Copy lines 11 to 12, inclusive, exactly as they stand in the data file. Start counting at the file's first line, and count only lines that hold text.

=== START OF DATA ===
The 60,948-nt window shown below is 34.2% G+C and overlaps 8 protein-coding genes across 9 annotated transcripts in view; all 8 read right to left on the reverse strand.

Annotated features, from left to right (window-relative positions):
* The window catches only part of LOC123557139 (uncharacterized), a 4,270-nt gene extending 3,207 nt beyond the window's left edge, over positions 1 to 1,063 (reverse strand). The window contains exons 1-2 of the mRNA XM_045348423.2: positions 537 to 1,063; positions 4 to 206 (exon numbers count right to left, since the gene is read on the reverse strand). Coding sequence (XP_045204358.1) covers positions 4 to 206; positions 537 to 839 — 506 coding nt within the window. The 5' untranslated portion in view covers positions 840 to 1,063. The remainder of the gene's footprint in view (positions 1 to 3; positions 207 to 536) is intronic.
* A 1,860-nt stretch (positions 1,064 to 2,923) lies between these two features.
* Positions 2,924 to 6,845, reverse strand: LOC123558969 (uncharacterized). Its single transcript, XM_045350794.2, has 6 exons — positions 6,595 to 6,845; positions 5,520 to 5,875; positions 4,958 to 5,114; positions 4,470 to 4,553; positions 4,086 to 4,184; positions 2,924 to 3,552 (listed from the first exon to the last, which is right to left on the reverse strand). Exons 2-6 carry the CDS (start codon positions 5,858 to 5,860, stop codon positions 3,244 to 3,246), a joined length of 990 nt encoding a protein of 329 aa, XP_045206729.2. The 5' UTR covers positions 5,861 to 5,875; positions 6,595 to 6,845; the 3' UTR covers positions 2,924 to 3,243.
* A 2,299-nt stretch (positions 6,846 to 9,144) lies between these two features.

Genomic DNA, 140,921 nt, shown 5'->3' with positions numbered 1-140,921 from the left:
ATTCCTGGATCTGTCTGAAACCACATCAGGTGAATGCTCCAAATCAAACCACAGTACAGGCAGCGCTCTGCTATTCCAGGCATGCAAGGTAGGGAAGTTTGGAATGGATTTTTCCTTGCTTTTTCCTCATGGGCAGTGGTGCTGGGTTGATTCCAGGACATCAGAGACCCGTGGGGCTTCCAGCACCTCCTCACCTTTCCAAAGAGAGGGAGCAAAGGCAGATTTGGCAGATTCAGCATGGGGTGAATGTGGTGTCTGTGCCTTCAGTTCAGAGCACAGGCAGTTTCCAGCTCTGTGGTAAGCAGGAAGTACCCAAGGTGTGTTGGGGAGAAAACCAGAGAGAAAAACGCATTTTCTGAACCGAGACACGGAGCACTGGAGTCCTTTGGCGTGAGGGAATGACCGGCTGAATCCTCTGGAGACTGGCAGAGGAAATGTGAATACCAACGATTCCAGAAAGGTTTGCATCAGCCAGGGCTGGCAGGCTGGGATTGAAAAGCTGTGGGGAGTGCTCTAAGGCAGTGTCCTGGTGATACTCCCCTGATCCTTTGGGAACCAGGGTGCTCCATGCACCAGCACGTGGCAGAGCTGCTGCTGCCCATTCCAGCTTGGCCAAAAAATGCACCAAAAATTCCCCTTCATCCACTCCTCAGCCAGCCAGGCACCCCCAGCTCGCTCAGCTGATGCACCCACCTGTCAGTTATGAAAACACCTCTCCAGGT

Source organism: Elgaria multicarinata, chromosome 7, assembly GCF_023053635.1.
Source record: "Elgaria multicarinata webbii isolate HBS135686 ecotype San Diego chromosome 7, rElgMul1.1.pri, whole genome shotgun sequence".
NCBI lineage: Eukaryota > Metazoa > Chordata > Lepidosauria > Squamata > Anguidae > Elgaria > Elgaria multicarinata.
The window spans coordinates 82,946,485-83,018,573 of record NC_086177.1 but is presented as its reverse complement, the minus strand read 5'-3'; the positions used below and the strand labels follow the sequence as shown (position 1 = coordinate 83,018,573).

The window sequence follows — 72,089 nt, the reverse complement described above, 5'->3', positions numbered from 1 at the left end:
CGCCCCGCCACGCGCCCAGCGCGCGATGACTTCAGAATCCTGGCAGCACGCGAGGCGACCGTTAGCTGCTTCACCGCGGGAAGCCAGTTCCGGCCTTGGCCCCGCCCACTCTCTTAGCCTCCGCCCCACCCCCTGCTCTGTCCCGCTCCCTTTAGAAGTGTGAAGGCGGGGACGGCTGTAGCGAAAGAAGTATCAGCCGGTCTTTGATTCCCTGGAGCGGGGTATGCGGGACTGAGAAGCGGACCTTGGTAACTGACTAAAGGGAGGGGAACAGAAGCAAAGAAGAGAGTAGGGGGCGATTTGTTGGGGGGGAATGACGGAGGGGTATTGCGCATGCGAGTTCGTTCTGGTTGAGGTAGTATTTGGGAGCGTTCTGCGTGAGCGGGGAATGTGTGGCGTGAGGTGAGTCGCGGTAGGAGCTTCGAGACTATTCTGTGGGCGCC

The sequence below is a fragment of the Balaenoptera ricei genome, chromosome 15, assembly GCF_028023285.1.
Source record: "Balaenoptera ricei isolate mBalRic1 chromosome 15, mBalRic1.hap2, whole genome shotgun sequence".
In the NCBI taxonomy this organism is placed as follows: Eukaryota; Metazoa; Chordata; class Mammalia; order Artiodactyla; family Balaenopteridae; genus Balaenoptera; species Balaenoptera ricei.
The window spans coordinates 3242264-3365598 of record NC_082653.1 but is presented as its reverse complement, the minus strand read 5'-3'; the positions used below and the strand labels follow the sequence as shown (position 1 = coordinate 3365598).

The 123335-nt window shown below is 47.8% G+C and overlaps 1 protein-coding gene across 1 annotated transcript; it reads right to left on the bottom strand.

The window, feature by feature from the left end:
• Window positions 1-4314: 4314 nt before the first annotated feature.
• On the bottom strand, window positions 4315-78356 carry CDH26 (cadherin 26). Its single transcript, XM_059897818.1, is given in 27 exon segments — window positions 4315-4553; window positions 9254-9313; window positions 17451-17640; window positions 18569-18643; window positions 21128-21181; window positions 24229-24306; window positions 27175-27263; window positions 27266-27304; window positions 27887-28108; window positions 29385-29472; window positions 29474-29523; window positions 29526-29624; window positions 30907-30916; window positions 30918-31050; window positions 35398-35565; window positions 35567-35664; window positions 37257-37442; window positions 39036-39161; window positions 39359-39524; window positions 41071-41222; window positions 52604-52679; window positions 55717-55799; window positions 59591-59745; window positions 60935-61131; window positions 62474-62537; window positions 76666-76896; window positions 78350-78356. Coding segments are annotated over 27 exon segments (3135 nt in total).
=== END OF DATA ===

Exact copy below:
NCBI lineage: Eukaryota > Metazoa > Chordata > Lepidosauria > Squamata > Anguidae > Elgaria > Elgaria multicarinata.
The window spans coordinates 82,946,485-83,018,573 of record NC_086177.1 but is presented as its reverse complement, the minus strand read 5'-3'; the positions used below and the strand labels follow the sequence as shown (position 1 = coordinate 83,018,573).